• In order to abide by BSA/AML compliance regulations, a reliable Customer Identification Program (CIP) is a must. With the development of technology, CIP programs have become increasingly tighter to protect against things like identity theft and organized crime...

  • The world has been shifting towards digital reliance for the last decade or so. In the wake of coronavirus pandemic and social distancing parameters, this trend has escalated. This is especially true for online shopping, purchasing, and online credit card/loan applications.

    According to the UN report, the COVID-19 pandemic may lead to an increase in the number of cyber-attacks and frauds. According to the UN Security Council, there has been a 600% increase in malicious email attacks alone in recent months.

  • Anti-Money Laundering (AML) is defined as a set of laws, regulations, and procedures intended to prevent criminals from disguising illegally obtained funds as legitimate income. AML laws, such as the Bank Secrecy Act, were first put into place by the U.S. government in 1970 and ever since, AML compliance has been considered a federal requirement. 

    As such, banks or other financial institutions that fail to be AML compliant can incur jail time, hefty fines, loss of income, wasted resources, etc. Integrating a successful AML software is one crucial step towards protecting your business against fraud and AML regulation backlash. Here are a few types of AML software your financial institution might want to consider incorporating:

  • Fraudulent activity is an issue that affects almost every business worldwide. From major retailers facing in-store and online credit card fraud to banks and financial institutions who deal with fraud on a daily basis, it’s a very common issue that many companies have tried to combat. 

  • The United Nations has already issued a warning that the coronavirus pandemic poses a threat to online security. In fact, according to the disarmament chief of the United Nations Izumi Nakamitsu, since the pandemic outbreak, there has been a 600% increase in malicious email attacks.

  • One of the biggest concerns for business owners and financial institutions across the country is protecting their business from fraudulent activity. While it may make sense to cut corners to save money, fraud prevention tactics can save you from millions of dollars in losses, especially ID related fraud cases.

  • As an establishment that sells alcohol, you have a responsibility to do your part in preventing underage drinkers from slipping through the cracks. When it comes to checking IDs for alcohol, one wrong move can cost you significantly.

  • When it comes to a bank’s due diligence with respect to AML/BSA compliance, having a BSA officer is a necessity. That said, it can be challenging to find a high-quality individual to fill in the role, especially with the volatility of BSA and AML compliance standards constantly changing. A BSA officer holds a lot of weight in regards to maintaining a bank’s reputation and strictly abiding by BSA standards.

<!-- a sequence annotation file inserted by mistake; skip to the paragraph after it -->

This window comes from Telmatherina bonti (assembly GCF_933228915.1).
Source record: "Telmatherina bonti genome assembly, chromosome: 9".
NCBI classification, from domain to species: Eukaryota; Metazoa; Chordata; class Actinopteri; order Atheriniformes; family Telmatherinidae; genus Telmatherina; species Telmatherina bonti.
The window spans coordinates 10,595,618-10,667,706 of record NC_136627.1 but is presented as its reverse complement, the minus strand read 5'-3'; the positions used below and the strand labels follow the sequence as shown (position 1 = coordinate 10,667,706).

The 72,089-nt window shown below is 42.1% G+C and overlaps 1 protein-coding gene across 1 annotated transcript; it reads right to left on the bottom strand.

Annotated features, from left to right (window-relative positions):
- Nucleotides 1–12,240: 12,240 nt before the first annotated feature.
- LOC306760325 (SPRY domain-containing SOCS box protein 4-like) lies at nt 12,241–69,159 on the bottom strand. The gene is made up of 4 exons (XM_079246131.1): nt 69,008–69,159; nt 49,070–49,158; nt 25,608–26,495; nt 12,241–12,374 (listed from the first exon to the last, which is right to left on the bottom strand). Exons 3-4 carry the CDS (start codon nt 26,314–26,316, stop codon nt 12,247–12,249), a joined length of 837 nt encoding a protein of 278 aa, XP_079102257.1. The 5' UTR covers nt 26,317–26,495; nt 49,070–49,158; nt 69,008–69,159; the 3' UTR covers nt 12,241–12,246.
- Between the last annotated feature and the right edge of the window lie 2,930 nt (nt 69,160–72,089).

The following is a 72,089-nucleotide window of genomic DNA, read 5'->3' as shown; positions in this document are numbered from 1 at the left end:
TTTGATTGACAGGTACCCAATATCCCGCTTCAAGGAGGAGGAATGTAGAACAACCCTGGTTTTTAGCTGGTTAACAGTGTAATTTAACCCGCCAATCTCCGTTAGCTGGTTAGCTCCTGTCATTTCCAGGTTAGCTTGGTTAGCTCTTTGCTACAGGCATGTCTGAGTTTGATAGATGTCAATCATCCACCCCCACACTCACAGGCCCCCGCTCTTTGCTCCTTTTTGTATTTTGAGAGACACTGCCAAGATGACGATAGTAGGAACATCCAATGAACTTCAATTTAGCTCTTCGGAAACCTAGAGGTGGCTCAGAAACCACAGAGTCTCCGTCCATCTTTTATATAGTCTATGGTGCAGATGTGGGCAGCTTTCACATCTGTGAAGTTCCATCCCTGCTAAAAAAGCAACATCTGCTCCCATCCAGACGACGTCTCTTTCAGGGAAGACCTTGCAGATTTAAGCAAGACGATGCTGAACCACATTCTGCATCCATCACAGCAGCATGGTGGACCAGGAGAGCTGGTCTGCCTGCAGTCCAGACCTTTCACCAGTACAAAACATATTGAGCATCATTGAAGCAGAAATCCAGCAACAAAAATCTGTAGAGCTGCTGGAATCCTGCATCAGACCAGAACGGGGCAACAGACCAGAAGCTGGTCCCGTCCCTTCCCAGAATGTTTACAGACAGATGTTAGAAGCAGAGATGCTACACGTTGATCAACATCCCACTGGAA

• Fraudsters have been using money laundering schemes to cover illegal activities for decades. In an effort to cut back the number of people taking advantage of the system, the government has imposed a set of rules and regulations called AML compliance. Anti-Money Laundering Act (AML) first appeared in the U.S. to stop perpetrators from moving money to evade taxes and use it for notorious purposes. 

  • As a business managing age-restricted purchases and engagements, you know that scanning an ID is the quickest way to verify a person’s identity thanks to the barcode found on the back. But did you know that those barcodes differ on driver’s licenses by state?  Each state has different information that is displayed when the barcode is scanned.

  • Fake IDs are growing both in number and sophistication as identity thieves get more and more accurate with the details. Whether you are a bouncer at a club, a bartender serving alcohol, or a tobacco or cannabis shop, you must learn to verify an ID properly and detect a fake one from a mile away.

  • With the new advancements in modern tech, catching fakes in real-time can be tricky. But just as your team is getting quicker at identifying fake IDs, identity fraudsters are advancing their methods for obtaining and generating fakes that can bypass security measures.

  • As new innovative methods for combating traditional identity theft continue to pop up, fraudsters have found new ways of getting around those roadblocks. That’s why there’s been an influx of synthetic fraud cases in the last few years. This means that rather than assuming an individual’s identity, fraudsters are now creating completely new identities based on a variety of real identity elements.